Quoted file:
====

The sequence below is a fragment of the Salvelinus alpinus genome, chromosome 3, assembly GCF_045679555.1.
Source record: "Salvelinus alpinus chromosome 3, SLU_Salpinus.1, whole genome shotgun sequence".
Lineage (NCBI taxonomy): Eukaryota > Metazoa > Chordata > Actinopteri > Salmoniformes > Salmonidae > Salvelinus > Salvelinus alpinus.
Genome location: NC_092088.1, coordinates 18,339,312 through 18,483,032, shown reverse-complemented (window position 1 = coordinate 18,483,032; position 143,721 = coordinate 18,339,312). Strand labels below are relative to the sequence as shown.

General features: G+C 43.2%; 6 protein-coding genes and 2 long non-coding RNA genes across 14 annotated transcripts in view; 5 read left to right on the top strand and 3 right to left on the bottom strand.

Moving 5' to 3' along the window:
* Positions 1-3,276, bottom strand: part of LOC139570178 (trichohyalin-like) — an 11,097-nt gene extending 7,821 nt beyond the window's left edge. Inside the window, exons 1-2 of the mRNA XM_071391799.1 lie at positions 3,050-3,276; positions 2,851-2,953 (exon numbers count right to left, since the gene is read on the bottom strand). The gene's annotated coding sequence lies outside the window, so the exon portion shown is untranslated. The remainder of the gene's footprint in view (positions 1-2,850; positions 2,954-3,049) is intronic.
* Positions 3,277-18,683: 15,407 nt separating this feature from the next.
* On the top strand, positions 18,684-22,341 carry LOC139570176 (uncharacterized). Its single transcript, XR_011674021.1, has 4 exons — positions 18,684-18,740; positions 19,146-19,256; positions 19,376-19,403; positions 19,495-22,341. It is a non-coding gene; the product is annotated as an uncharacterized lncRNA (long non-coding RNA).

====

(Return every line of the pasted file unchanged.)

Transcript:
The sequence below is a fragment of the Salvelinus alpinus genome, chromosome 3, assembly GCF_045679555.1.
Source record: "Salvelinus alpinus chromosome 3, SLU_Salpinus.1, whole genome shotgun sequence".
Lineage (NCBI taxonomy): Eukaryota > Metazoa > Chordata > Actinopteri > Salmoniformes > Salmonidae > Salvelinus > Salvelinus alpinus.
Genome location: NC_092088.1, coordinates 18,339,312 through 18,483,032, shown reverse-complemented (window position 1 = coordinate 18,483,032; position 143,721 = coordinate 18,339,312). Strand labels below are relative to the sequence as shown.

General features: G+C 43.2%; 6 protein-coding genes and 2 long non-coding RNA genes across 14 annotated transcripts in view; 5 read left to right on the top strand and 3 right to left on the bottom strand.

Moving 5' to 3' along the window:
* Positions 1-3,276, bottom strand: part of LOC139570178 (trichohyalin-like) — an 11,097-nt gene extending 7,821 nt beyond the window's left edge. Inside the window, exons 1-2 of the mRNA XM_071391799.1 lie at positions 3,050-3,276; positions 2,851-2,953 (exon numbers count right to left, since the gene is read on the bottom strand). The gene's annotated coding sequence lies outside the window, so the exon portion shown is untranslated. The remainder of the gene's footprint in view (positions 1-2,850; positions 2,954-3,049) is intronic.
* Positions 3,277-18,683: 15,407 nt separating this feature from the next.
* On the top strand, positions 18,684-22,341 carry LOC139570176 (uncharacterized). Its single transcript, XR_011674021.1, has 4 exons — positions 18,684-18,740; positions 19,146-19,256; positions 19,376-19,403; positions 19,495-22,341. It is a non-coding gene; the product is annotated as an uncharacterized lncRNA (long non-coding RNA).